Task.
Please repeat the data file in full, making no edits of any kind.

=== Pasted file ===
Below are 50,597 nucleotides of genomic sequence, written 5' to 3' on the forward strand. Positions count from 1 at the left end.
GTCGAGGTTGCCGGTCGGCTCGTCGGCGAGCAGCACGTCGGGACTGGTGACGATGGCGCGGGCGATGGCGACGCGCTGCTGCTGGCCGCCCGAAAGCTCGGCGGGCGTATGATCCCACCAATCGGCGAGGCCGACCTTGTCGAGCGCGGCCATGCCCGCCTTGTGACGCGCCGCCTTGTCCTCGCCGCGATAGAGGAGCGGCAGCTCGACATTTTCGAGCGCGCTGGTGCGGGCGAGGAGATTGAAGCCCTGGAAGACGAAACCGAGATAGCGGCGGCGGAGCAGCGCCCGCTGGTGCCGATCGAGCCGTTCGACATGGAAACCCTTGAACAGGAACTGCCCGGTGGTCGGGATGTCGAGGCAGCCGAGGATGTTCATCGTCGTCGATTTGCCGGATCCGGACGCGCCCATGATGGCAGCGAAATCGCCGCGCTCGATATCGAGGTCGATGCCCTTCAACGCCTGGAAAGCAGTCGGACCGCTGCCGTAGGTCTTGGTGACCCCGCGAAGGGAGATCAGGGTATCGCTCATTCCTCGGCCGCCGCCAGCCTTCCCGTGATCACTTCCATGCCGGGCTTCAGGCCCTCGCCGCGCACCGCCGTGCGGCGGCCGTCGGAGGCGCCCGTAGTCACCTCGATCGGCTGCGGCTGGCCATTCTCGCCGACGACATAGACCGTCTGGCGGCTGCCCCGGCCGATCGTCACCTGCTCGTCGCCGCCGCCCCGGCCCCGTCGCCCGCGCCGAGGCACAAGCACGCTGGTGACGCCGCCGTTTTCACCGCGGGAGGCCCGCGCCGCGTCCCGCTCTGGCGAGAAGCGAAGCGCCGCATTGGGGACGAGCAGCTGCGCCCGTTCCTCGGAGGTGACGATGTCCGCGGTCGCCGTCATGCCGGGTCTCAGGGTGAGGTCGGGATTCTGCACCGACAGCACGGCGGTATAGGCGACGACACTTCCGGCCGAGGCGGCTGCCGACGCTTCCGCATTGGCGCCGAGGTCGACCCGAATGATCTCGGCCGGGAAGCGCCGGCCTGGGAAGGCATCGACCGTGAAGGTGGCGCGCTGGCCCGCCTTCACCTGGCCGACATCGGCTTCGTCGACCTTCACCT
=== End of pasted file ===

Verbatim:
Below are 50,597 nucleotides of genomic sequence, written 5' to 3' on the forward strand. Positions count from 1 at the left end.
GTCGAGGTTGCCGGTCGGCTCGTCGGCGAGCAGCACGTCGGGACTGGTGACGATGGCGCGGGCGATGGCGACGCGCTGCTGCTGGCCGCCCGAAAGCTCGGCGGGCGTATGATCCCACCAATCGGCGAGGCCGACCTTGTCGAGCGCGGCCATGCCCGCCTTGTGACGCGCCGCCTTGTCCTCGCCGCGATAGAGGAGCGGCAGCTCGACATTTTCGAGCGCGCTGGTGCGGGCGAGGAGATTGAAGCCCTGGAAGACGAAACCGAGATAGCGGCGGCGGAGCAGCGCCCGCTGGTGCCGATCGAGCCGTTCGACATGGAAACCCTTGAACAGGAACTGCCCGGTGGTCGGGATGTCGAGGCAGCCGAGGATGTTCATCGTCGTCGATTTGCCGGATCCGGACGCGCCCATGATGGCAGCGAAATCGCCGCGCTCGATATCGAGGTCGATGCCCTTCAACGCCTGGAAAGCAGTCGGACCGCTGCCGTAGGTCTTGGTGACCCCGCGAAGGGAGATCAGGGTATCGCTCATTCCTCGGCCGCCGCCAGCCTTCCCGTGATCACTTCCATGCCGGGCTTCAGGCCCTCGCCGCGCACCGCCGTGCGGCGGCCGTCGGAGGCGCCCGTAGTCACCTCGATCGGCTGCGGCTGGCCATTCTCGCCGACGACATAGACCGTCTGGCGGCTGCCCCGGCCGATCGTCACCTGCTCGTCGCCGCCGCCCCGGCCCCGTCGCCCGCGCCGAGGCACAAGCACGCTGGTGACGCCGCCGTTTTCACCGCGGGAGGCCCGCGCCGCGTCCCGCTCTGGCGAGAAGCGAAGCGCCGCATTGGGGACGAGCAGCTGCGCCCGTTCCTCGGAGGTGACGATGTCCGCGGTCGCCGTCATGCCGGGTCTCAGGGTGAGGTCGGGATTCTGCACCGACAGCACGGCGGTATAGGCGACGACACTTCCGGCCGAGGCGGCTGCCGACGCTTCCGCATTGGCGCCGAGGTCGACCCGAATGATCTCGGCCGGGAAGCGCCGGCCTGGGAAGGCATCGACCGTGAAGGTGGCGCGCTGGCCCGCCTTCACCTGGCCGACATCGGCTTCGTCGACCTTCACCT